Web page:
Camellia is a genus of flowering plants that includes hundreds of species native to eastern and southern Asia. This evergreen shrub is known for its glossy, dark green leaves and large, showy flowers.
Size: Camellias display a bushy, upright growth habit, with some varieties growing into small trees. They typically reach a size of 6 to 12 feet (1.8-3.6 meters), but some species can grow up to 20 feet (6 meters) tall.
Flowers: The flowers of Camellia are stunning and come in a variety of forms, from single to double, and in colors including white, pink, red, and occasionally yellow. Depending on the species and variety, Camellias can bloom from late fall to early spring, providing color in the garden when many other plants are dormant.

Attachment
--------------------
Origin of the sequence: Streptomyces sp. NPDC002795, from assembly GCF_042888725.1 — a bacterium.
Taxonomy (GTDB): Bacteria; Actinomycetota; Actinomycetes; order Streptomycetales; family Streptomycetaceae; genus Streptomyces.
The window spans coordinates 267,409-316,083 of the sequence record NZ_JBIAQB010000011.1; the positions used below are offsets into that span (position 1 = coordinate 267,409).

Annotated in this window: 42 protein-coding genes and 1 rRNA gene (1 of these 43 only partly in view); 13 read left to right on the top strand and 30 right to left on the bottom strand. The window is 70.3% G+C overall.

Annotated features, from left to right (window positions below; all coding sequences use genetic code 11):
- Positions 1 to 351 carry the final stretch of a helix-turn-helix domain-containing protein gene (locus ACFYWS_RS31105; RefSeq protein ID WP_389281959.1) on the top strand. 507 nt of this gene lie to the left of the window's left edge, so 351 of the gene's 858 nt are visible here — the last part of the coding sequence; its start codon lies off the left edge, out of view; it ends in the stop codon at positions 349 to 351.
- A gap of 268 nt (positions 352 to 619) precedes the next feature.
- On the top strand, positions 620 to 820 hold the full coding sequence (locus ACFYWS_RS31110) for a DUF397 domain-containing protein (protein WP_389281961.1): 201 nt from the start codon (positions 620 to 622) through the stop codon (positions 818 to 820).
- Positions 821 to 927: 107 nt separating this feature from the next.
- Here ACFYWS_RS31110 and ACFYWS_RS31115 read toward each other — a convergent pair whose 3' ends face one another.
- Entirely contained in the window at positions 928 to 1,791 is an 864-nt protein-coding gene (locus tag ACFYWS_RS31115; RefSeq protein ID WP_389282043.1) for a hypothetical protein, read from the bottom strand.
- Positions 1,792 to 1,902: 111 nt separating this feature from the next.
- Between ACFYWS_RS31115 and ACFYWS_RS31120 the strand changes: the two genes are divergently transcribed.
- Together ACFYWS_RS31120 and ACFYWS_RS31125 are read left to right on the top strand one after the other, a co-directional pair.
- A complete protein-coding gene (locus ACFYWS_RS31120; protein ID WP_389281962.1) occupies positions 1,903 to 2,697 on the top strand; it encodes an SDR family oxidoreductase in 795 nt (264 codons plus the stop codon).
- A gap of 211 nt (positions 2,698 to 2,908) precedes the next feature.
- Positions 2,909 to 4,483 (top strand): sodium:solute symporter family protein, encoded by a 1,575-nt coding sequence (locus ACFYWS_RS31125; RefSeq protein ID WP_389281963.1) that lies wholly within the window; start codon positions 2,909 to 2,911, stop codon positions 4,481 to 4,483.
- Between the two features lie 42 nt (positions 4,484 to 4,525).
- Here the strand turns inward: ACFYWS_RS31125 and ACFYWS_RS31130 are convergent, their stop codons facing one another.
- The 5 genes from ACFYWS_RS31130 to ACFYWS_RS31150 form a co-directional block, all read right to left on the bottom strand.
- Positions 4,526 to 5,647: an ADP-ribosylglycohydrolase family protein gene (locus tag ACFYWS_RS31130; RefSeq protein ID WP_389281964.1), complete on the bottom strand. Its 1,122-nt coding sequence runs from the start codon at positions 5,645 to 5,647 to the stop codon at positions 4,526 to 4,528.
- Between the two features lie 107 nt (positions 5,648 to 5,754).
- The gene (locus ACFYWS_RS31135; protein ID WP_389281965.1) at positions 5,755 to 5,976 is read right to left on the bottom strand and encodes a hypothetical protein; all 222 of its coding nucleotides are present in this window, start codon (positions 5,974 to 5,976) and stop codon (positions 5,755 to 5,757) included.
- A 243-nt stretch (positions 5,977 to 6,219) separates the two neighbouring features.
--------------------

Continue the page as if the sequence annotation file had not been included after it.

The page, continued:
Hardiness: Camellias are hardy in USDA zones 7-9, with some varieties hardy in zone 6. They prefer well-drained, acidic soil and partial shade, though they can tolerate full sun in cooler climates.
Uses: Camellias are often used as specimen plants, in hedges, or as foundation plantings. Their glossy foliage provides year-round interest, and their stunning flowers make them a standout in the winter garden.
Lifespan: A key fact about Camellias is their long lifespan, with some plants living for over 100 years, becoming more beautiful and valuable with age.